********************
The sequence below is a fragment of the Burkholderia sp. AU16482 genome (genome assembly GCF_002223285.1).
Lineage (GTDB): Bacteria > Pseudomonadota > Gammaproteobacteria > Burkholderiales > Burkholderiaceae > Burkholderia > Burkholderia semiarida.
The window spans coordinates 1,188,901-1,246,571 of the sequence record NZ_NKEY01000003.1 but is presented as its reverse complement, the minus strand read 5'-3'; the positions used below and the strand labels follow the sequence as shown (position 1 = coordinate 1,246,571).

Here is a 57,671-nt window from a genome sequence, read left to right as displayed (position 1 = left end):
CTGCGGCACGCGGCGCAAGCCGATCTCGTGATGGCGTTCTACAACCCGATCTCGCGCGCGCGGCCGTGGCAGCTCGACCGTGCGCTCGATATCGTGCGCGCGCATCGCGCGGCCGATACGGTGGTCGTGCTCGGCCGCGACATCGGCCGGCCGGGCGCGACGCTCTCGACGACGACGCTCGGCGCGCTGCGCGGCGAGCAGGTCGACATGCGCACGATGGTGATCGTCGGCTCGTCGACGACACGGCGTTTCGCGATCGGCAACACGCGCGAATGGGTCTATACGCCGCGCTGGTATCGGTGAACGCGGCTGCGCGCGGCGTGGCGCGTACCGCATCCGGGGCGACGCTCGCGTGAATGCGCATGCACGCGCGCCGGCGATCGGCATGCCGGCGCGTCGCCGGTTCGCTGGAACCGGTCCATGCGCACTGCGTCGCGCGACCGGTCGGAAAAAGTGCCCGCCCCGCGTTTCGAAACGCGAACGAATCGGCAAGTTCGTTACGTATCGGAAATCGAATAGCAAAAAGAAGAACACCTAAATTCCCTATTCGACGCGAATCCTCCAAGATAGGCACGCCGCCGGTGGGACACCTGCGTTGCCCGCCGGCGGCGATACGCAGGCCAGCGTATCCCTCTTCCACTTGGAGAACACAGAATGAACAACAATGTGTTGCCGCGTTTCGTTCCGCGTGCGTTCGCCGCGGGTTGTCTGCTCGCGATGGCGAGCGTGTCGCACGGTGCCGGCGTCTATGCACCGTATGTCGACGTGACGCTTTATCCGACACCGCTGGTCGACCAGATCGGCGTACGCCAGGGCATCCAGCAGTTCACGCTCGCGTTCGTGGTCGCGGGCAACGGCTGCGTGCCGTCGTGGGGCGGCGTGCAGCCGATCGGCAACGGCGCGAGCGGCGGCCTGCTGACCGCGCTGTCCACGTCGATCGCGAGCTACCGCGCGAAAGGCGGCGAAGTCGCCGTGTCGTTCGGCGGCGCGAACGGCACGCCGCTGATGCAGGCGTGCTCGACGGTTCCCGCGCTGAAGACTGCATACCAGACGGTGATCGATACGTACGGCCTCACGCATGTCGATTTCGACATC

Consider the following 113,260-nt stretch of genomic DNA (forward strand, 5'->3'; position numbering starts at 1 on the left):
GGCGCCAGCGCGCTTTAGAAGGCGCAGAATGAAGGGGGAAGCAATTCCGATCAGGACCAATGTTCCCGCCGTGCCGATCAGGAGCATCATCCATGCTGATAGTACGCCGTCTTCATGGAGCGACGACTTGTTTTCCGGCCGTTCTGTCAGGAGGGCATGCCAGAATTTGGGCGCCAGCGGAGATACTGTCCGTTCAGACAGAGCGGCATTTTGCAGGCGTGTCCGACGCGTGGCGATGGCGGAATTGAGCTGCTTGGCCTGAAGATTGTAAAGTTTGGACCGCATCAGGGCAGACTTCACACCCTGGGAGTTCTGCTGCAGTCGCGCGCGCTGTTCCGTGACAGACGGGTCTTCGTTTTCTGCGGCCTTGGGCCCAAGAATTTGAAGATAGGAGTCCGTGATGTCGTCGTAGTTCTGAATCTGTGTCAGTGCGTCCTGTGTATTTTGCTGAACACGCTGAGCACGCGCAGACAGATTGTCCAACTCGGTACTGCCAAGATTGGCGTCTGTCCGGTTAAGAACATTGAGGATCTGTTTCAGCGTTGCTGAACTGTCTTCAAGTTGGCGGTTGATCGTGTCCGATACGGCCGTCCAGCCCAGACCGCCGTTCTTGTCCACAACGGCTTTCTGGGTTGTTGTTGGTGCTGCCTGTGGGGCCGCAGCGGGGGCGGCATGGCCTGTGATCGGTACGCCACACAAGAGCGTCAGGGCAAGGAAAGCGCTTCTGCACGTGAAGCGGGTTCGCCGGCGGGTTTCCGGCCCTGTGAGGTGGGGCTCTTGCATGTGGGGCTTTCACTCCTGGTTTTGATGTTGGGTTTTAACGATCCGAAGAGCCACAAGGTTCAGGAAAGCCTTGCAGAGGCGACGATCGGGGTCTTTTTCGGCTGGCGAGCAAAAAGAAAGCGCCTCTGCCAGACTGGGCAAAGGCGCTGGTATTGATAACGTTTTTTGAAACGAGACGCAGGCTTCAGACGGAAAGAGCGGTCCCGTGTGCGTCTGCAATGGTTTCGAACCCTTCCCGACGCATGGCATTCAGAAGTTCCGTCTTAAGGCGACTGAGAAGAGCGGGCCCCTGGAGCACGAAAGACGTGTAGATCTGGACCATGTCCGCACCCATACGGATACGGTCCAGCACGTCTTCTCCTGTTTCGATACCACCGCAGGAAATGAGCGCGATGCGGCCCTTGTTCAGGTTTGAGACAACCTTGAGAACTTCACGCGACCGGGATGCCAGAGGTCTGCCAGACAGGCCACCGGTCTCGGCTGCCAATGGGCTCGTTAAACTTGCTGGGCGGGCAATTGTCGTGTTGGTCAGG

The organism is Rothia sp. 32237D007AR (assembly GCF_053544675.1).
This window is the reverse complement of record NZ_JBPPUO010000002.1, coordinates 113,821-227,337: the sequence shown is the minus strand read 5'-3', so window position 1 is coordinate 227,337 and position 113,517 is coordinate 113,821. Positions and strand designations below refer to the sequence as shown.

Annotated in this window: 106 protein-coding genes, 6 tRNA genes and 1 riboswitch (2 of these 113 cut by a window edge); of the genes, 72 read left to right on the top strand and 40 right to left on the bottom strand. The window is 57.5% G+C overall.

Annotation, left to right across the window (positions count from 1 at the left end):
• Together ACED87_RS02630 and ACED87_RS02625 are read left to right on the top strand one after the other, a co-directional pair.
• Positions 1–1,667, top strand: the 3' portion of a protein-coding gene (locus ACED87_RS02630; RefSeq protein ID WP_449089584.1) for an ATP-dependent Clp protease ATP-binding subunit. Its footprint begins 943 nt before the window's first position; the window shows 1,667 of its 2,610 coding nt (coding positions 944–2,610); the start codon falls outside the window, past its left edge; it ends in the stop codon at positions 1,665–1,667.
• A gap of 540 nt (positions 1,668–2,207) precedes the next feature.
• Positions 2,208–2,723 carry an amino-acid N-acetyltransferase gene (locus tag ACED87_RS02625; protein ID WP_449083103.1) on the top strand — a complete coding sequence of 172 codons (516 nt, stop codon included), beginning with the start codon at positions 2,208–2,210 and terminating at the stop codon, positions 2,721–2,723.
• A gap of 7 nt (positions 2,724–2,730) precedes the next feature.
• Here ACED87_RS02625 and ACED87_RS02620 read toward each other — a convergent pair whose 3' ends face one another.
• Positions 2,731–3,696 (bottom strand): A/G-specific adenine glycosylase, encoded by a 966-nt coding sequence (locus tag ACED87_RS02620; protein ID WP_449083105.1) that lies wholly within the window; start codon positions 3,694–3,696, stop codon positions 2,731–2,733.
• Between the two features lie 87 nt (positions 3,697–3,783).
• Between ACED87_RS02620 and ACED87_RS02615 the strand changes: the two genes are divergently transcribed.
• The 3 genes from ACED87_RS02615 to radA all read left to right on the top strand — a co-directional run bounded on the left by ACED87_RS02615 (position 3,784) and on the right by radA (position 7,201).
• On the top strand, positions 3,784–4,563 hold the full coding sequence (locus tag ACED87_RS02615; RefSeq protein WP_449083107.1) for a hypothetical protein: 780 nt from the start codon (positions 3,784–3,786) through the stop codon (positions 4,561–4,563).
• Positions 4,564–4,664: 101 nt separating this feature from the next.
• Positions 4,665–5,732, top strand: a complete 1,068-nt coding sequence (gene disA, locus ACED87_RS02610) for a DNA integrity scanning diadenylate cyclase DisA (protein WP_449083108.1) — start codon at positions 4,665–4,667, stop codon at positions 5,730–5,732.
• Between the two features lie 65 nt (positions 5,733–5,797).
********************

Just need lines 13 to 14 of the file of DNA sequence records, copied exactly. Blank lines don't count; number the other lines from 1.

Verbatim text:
• Positions 1–1,667, top strand: the 3' portion of a protein-coding gene (locus ACED87_RS02630; RefSeq protein ID WP_449089584.1) for an ATP-dependent Clp protease ATP-binding subunit. Its footprint begins 943 nt before the window's first position; the window shows 1,667 of its 2,610 coding nt (coding positions 944–2,610); the start codon falls outside the window, past its left edge; it ends in the stop codon at positions 1,665–1,667.
• A gap of 540 nt (positions 1,668–2,207) precedes the next feature.